Nfld. & Labrador

Roadside moose hunters 'should not be at it,' says RCMP

Hunting moose from a roadway isn't just illegal — it's also unsafe and inconsiderate, says Baie Verte RCMP Sgt. Doug Hewitt.

Not just illegal — it's also unsafe and inconsiderate, says Sgt. Doug Hewitt

Slowing down to spot moose in the woods is unsafe, says RCMP Sgt. Doug Hewitt, who says roadside hunting is illegal and can cost a hunter their moose licence. (Submitted by David Brophy)

With at least two roadside-moose hunting incidents on the Baie Verte Peninsula this fall, police are reminding people that it's illegal to hunt from a vehicle or a roadside — and they risk losing a hunting licence altogether.

There have been two recent charges in the region this hunting season: the first in September near La Scie, where a man fired a shot and hit a moose from his driver's window, while the second was near Burlington, where there were no shots fired.

In both cases, someone called police.

RCMP Sgt. Doug Hewitt said it's definitely not uncommon for the Baie Verte detachment to get calls about roadside hunters, whose behaviour can risk public safety. 

"When a person does see a moose from their vehicle, they kind of get caught in the moment and the rush is on, 'I need to fire a shot at the moose,'" Hewitt said.

"A lot of times the shot is fired from the vehicle because it's a steady location to lay your firearm to fire a steady shot or an accurate shot. It's totally not safe though — people should not be at it."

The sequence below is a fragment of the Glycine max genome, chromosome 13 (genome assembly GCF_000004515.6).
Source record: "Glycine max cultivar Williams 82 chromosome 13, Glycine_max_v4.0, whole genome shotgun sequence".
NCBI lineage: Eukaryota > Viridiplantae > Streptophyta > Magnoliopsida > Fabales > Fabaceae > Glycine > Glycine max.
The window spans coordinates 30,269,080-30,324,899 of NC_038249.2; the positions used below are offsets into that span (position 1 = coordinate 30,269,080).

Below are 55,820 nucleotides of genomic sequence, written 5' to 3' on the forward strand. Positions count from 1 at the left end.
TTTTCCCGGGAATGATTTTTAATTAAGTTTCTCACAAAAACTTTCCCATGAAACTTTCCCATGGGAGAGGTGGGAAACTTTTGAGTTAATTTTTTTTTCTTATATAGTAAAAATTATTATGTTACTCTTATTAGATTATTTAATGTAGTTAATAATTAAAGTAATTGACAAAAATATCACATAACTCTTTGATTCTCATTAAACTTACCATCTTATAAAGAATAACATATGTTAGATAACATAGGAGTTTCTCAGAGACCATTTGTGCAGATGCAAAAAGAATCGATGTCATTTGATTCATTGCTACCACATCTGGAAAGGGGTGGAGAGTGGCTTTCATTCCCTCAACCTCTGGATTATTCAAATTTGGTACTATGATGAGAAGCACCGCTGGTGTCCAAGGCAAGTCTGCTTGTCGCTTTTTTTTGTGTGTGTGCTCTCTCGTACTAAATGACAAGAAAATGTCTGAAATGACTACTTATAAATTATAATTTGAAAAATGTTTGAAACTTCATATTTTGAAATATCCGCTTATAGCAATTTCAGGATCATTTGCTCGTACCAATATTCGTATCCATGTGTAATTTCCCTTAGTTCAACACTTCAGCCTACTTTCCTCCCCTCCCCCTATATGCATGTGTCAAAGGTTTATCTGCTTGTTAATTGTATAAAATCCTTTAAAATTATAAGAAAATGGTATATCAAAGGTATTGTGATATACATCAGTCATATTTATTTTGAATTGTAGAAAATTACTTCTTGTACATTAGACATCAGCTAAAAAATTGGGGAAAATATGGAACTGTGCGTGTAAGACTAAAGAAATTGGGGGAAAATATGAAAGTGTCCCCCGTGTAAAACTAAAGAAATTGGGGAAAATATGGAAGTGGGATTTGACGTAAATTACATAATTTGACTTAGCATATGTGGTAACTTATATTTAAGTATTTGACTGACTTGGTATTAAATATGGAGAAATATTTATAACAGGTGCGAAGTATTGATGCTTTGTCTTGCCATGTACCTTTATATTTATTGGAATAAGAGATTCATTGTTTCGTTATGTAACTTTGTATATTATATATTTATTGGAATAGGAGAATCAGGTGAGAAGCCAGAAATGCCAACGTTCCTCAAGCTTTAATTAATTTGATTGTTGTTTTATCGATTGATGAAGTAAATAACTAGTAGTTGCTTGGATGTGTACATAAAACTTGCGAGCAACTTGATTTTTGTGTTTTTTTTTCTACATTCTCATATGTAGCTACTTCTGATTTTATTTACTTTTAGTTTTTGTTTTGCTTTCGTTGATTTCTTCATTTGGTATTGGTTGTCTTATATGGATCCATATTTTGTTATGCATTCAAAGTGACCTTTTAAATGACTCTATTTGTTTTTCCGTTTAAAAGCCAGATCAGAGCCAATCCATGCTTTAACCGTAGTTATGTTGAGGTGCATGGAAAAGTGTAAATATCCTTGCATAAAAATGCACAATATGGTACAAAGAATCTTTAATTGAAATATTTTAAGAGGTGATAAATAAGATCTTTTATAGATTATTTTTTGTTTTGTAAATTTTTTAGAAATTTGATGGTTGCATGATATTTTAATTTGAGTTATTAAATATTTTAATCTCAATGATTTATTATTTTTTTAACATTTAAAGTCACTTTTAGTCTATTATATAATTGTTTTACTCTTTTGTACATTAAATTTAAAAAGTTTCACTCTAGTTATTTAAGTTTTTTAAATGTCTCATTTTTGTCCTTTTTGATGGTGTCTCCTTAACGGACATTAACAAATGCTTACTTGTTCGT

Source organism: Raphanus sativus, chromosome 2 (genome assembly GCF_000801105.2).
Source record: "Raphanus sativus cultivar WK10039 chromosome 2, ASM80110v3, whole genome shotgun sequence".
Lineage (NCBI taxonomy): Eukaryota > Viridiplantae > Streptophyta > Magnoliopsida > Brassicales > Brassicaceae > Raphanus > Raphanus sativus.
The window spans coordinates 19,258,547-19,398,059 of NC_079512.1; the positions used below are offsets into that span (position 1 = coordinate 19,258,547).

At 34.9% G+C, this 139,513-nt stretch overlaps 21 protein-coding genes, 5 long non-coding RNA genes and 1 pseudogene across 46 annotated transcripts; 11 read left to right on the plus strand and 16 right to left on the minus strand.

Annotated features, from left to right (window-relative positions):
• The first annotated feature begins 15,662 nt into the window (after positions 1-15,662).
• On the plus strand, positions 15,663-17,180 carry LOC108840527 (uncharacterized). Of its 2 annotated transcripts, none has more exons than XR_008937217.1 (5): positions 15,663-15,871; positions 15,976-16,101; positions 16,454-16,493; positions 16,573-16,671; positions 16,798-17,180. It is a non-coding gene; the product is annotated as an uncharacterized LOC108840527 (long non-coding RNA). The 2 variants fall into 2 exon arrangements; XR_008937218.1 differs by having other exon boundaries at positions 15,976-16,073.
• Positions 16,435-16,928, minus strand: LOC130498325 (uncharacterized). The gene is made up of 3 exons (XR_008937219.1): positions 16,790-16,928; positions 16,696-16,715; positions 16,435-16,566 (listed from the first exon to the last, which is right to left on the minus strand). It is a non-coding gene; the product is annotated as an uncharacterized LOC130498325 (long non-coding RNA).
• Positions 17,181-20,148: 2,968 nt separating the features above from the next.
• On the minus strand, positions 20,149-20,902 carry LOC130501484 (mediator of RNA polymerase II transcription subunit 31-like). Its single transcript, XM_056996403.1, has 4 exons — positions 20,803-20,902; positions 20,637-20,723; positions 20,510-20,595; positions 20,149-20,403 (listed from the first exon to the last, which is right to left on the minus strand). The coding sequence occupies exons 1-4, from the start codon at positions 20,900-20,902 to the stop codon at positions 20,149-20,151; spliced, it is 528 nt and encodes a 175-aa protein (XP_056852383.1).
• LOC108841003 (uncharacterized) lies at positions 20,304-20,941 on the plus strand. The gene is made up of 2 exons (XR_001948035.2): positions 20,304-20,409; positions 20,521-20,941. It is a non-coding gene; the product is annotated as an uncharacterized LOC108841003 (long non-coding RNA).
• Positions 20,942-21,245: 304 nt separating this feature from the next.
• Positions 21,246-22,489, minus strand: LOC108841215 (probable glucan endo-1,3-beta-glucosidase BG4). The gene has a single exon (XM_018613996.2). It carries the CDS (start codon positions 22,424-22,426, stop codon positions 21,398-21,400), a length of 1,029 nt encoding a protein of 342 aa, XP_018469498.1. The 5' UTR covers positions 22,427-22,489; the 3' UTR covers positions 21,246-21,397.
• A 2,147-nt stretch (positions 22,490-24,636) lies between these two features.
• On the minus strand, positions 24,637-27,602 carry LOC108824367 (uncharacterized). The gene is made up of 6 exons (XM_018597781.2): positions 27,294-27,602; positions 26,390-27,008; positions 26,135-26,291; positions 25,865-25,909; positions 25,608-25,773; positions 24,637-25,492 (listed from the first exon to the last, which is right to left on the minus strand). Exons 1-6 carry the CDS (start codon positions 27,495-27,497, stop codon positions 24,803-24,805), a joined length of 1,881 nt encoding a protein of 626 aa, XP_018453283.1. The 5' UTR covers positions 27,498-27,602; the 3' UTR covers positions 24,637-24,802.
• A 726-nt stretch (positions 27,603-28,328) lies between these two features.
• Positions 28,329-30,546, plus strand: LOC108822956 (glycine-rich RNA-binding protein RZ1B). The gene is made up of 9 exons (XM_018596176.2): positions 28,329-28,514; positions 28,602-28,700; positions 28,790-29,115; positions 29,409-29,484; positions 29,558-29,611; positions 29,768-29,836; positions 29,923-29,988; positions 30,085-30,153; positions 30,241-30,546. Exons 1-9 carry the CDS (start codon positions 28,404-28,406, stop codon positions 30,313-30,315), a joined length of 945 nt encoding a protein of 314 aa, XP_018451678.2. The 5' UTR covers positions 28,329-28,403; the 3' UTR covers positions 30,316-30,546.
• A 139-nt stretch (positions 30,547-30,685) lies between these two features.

Hewitt said he is not sure why some hunters stay in their vehicles. 

"Maybe it's just an easier way to hunt, because hunting can be expensive when it comes to gas and that kind of thing," Hewitt said.

"A lot of times it may be easier to just drive up the roadway and just have a look along the side of the road and if you see a moose stop and have a shot and hopefully get the moose. That's the idea behind it."

Hunters 'just coasting along the highway'

Hewitt said in his experience of working at two rural detachments, he's had plenty of calls about it.

"The most common complaint we get is that you're travelling along the highway and all of a sudden there is a guy in front of them probably doing 20 or 30 kilometres an hour, just coasting along the highway, and they won't pull off and they expect the person behind to drive around them," Hewitt said.

It's totally not safe.- Sgt. Doug Hewitt

"But they're moose hunting on the road, right? And they're oblivious to the fact of who's behind them."

It's not just illegal and unsafe — it's inconsiderate, Hewitt said.

"They're not being careful if they're thinking about firing a shot from the roadway or from the vehicle," Hewitt told CBC's On The Go.

"A lot of times people are then forced to pass that vehicle because they become frustrated … and it can cause motor vehicle accidents."

Consequences of a conviction can range from a fine to jail time, depending on the incident. People risk having their vehicles or firearms seized, as well as losing their moose hunting licence.

Head out into the woods to hunt, not the roadside, says Hewitt. (CBC)

In the most recent incident near Burlington, a 59-year-old man has been charged with careless use of a firearm. A 48-year-old man in the La Scie incident has been charged with careless use of a firearm and unsafe storage of a firearm. Hewitt said the moose he shot was also seized.

It's up to the provincial authorities to determine any violations of the Wild Life Act.

Read more from CBC Newfoundland and Labrador

With files from Bailey White


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